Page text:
From Indymedia to Anonymous: Agency, Public Spheres and Internet Action

Monday, July 14, 2014: 4:00 PM
Room: 411
Oral Presentation
Kevin MCDONALD , Department of Criminology and Sociology, Middlesex Univesity, London, United Kingdom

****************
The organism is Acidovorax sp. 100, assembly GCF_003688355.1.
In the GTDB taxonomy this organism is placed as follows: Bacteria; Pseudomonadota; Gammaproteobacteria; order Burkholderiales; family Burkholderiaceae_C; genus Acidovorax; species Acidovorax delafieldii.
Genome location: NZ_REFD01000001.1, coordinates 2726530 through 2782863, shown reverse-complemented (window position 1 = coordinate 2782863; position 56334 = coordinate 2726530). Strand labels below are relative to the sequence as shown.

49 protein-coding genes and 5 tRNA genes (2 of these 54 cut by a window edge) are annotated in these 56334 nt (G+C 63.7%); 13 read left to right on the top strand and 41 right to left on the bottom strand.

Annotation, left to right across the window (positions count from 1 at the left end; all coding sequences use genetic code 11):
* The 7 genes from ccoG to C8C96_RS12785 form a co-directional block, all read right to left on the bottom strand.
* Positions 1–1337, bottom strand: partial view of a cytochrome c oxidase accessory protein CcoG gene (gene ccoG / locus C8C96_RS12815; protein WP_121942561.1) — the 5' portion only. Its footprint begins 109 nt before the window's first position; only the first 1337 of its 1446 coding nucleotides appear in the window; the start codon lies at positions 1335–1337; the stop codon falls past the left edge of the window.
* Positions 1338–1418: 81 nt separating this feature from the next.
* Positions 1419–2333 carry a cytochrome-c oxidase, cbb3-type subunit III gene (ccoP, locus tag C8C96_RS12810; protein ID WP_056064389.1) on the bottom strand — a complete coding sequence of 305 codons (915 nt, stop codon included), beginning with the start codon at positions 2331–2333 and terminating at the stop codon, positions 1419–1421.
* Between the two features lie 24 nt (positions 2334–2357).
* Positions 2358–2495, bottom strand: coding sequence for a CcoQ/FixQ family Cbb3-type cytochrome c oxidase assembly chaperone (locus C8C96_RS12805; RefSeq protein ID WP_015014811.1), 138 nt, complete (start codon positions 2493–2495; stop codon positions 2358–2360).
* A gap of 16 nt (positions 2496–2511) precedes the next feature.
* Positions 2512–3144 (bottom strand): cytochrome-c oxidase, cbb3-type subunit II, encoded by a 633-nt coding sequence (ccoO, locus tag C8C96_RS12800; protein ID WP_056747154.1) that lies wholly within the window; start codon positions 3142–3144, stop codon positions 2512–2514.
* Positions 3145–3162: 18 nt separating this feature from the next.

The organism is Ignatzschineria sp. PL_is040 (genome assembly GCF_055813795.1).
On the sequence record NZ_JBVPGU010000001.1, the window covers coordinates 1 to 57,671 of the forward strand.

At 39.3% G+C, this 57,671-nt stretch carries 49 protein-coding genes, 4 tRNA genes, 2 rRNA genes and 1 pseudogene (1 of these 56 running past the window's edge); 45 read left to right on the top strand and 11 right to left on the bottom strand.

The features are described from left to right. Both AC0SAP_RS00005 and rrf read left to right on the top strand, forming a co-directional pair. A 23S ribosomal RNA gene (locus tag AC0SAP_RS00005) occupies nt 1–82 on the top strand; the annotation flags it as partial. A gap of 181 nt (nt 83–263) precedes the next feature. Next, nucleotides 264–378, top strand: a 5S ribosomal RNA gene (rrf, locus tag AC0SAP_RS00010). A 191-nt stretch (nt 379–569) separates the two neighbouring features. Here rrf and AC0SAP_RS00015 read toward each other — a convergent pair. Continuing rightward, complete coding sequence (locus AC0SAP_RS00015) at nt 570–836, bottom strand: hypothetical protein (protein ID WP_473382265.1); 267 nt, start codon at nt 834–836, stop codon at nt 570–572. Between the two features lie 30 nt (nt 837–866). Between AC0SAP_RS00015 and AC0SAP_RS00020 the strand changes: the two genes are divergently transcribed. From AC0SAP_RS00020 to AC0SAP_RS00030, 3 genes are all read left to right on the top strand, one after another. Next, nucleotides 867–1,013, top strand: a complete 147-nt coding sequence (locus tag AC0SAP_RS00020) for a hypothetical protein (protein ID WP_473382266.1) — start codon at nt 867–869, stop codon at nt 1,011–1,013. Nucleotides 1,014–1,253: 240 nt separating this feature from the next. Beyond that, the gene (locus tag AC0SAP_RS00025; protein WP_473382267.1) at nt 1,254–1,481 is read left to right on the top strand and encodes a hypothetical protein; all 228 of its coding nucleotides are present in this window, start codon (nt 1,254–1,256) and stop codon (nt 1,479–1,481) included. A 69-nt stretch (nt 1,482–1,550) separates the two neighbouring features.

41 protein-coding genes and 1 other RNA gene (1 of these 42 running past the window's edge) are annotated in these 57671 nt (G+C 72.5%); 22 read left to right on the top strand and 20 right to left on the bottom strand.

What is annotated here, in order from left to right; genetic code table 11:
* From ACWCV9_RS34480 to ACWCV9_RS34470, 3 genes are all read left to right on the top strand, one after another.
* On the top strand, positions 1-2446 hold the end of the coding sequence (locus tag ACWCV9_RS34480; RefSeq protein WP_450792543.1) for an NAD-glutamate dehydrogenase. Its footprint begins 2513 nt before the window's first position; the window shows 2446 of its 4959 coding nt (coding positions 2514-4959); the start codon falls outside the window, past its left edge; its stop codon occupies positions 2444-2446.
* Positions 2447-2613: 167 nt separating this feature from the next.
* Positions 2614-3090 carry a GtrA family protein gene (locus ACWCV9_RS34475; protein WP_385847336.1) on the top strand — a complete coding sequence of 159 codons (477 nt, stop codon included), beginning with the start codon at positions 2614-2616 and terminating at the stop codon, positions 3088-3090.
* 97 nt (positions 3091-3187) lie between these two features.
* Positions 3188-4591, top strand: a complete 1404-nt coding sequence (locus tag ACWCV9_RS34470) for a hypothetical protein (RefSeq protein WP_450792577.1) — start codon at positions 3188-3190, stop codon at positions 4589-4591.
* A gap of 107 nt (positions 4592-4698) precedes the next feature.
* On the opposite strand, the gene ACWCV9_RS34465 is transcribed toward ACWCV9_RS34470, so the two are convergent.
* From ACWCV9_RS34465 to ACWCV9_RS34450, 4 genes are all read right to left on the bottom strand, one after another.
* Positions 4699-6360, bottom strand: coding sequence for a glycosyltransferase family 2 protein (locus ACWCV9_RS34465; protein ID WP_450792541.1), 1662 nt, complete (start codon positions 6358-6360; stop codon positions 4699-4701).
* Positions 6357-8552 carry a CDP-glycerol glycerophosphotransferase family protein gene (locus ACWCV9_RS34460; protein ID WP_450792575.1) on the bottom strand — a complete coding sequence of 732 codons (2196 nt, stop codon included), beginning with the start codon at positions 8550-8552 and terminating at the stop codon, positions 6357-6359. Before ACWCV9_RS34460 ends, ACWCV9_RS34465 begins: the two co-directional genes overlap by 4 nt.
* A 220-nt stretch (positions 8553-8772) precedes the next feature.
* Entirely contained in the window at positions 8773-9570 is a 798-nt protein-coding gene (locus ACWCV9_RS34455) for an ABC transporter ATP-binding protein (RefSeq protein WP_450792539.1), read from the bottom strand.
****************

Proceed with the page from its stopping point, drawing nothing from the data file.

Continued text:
The social sciences are polarised with regard to the internet and communicative action.  Some authors see blogging and social media as a form of circulation characteristic of communicative capitalism, shaped by a fear of emptiness and an illusion of action.  Others consider the internet to be structured in terms of openness and networking, and argue that such supposed technological qualities can ‘reverse engineer’ freedom.  More nuanced forms of this technological optimism are evident in many sociological studies of internet activism, with themes of horizontality, networks and openness widely repeated – themes central to many of the analyses of Indymedia, in particular by ‘scholar activists’.  What is striking in the period since is the decline of this kind of action, and the emergence of a quite different form of action evident in networks such as Anonymous.  These are grounded in hacker worlds, shaped by a culture of the ephemeral, the hidden and the revealed, with an ethic of lulz, the mask and the trickster.  This action takes completely different forms from the ‘open deliberation’ attributed to internet activism such as Indymedia.  This paper explores the emergence of Anonymous from its origins in a manga site and its initial campaign against Scientology, and considers to what extent this form of action, and the types of public spheres it creates, may extend beyond Internet cultures to point to wider transformations in public spheres and agency.